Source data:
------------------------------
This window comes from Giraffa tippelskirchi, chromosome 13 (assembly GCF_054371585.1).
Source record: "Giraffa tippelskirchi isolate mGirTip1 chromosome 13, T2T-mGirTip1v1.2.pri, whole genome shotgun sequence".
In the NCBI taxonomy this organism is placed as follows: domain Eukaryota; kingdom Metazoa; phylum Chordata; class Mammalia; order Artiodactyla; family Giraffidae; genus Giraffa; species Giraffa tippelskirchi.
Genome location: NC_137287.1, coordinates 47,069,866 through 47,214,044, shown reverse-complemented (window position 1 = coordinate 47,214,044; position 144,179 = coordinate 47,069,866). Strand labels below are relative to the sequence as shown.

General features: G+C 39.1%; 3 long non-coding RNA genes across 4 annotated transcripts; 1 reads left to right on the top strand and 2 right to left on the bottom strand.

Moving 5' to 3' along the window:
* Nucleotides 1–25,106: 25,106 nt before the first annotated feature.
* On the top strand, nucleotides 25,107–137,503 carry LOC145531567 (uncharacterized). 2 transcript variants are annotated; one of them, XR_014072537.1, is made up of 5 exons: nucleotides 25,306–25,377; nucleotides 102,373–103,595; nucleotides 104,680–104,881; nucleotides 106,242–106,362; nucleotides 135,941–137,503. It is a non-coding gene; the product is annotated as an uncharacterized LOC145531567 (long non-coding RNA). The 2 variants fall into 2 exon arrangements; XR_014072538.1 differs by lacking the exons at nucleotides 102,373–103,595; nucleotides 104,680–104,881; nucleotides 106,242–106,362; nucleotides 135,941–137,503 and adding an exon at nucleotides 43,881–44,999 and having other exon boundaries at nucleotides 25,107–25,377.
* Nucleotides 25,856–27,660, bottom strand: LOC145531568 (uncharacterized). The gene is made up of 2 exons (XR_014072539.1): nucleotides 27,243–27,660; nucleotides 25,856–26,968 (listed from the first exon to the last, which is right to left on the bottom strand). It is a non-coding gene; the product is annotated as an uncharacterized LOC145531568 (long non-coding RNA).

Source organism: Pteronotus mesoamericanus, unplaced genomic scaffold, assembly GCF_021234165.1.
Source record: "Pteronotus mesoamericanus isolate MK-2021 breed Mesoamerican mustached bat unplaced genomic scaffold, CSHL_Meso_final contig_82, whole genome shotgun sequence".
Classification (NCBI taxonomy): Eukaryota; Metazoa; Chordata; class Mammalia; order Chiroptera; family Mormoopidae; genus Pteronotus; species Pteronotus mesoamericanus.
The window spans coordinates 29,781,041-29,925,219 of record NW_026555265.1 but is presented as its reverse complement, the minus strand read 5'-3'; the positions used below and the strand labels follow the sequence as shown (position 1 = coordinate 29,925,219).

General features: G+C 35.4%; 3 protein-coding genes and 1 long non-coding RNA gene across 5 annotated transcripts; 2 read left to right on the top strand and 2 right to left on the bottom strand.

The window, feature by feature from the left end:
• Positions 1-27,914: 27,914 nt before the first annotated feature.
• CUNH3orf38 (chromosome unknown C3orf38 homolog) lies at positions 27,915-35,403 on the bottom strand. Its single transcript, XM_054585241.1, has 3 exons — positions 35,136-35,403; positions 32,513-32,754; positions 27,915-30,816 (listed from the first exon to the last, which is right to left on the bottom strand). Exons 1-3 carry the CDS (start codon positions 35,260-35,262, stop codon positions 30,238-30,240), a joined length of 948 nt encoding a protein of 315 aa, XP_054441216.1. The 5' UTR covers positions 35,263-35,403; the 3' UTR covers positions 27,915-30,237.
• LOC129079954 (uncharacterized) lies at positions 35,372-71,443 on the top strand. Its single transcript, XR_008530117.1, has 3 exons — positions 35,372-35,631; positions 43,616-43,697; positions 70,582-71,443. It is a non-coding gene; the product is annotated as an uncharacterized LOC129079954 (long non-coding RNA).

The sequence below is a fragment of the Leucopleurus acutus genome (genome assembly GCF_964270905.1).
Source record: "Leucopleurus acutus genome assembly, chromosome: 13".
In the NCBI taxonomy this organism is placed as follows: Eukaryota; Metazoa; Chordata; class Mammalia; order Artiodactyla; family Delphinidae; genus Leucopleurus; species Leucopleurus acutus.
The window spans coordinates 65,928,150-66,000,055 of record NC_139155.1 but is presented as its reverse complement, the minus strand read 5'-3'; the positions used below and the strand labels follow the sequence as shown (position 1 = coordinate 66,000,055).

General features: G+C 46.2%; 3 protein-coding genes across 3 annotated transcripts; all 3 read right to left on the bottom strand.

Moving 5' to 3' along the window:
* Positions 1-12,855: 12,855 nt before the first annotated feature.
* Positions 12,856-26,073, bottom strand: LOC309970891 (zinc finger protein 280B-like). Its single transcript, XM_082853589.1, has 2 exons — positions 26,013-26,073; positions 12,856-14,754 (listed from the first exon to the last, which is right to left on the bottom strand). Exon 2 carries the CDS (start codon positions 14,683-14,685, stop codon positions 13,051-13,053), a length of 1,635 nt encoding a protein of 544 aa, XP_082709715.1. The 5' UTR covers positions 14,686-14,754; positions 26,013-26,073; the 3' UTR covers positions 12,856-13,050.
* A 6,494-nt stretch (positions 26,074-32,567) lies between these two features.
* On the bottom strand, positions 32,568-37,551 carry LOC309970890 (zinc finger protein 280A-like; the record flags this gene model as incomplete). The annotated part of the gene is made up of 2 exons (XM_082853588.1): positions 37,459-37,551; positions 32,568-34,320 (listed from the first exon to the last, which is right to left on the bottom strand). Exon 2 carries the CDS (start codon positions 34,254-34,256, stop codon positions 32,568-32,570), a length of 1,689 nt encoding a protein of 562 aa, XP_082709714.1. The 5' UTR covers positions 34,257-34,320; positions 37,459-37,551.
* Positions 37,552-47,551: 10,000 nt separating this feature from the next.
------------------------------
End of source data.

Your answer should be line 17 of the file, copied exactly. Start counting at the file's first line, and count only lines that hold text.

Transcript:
• CUNH3orf38 (chromosome unknown C3orf38 homolog) lies at positions 27,915-35,403 on the bottom strand. Its single transcript, XM_054585241.1, has 3 exons — positions 35,136-35,403; positions 32,513-32,754; positions 27,915-30,816 (listed from the first exon to the last, which is right to left on the bottom strand). Exons 1-3 carry the CDS (start codon positions 35,260-35,262, stop codon positions 30,238-30,240), a joined length of 948 nt encoding a protein of 315 aa, XP_054441216.1. The 5' UTR covers positions 35,263-35,403; the 3' UTR covers positions 27,915-30,237.